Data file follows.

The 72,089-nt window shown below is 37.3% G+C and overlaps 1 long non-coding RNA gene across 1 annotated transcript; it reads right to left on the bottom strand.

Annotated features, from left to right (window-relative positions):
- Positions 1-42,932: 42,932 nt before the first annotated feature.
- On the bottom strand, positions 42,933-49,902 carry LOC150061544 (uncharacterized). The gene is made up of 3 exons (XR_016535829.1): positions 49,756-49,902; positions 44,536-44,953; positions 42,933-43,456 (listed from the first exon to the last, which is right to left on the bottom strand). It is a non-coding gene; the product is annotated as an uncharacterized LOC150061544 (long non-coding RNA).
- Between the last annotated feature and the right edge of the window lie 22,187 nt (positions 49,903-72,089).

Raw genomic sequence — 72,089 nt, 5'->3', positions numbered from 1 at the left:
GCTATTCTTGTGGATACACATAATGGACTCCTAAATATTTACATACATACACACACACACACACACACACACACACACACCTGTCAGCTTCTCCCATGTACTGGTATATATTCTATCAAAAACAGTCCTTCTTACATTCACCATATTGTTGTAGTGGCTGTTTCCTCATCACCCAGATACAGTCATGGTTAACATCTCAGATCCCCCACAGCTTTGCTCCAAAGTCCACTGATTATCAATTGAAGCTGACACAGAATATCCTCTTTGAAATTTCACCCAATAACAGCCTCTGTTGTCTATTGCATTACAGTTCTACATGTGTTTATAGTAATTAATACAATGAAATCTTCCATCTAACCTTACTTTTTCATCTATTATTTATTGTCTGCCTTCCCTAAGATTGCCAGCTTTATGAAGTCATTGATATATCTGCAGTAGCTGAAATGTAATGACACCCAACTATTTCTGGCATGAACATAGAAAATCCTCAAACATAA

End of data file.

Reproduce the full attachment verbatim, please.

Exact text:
The 72,089-nt window shown below is 37.3% G+C and overlaps 1 long non-coding RNA gene across 1 annotated transcript; it reads right to left on the bottom strand.

Annotated features, from left to right (window-relative positions):
- Positions 1-42,932: 42,932 nt before the first annotated feature.
- On the bottom strand, positions 42,933-49,902 carry LOC150061544 (uncharacterized). The gene is made up of 3 exons (XR_016535829.1): positions 49,756-49,902; positions 44,536-44,953; positions 42,933-43,456 (listed from the first exon to the last, which is right to left on the bottom strand). It is a non-coding gene; the product is annotated as an uncharacterized LOC150061544 (long non-coding RNA).
- Between the last annotated feature and the right edge of the window lie 22,187 nt (positions 49,903-72,089).

Raw genomic sequence — 72,089 nt, 5'->3', positions numbered from 1 at the left:
GCTATTCTTGTGGATACACATAATGGACTCCTAAATATTTACATACATACACACACACACACACACACACACACACACACCTGTCAGCTTCTCCCATGTACTGGTATATATTCTATCAAAAACAGTCCTTCTTACATTCACCATATTGTTGTAGTGGCTGTTTCCTCATCACCCAGATACAGTCATGGTTAACATCTCAGATCCCCCACAGCTTTGCTCCAAAGTCCACTGATTATCAATTGAAGCTGACACAGAATATCCTCTTTGAAATTTCACCCAATAACAGCCTCTGTTGTCTATTGCATTACAGTTCTACATGTGTTTATAGTAATTAATACAATGAAATCTTCCATCTAACCTTACTTTTTCATCTATTATTTATTGTCTGCCTTCCCTAAGATTGCCAGCTTTATGAAGTCATTGATATATCTGCAGTAGCTGAAATGTAATGACACCCAACTATTTCTGGCATGAACATAGAAAATCCTCAAACATAA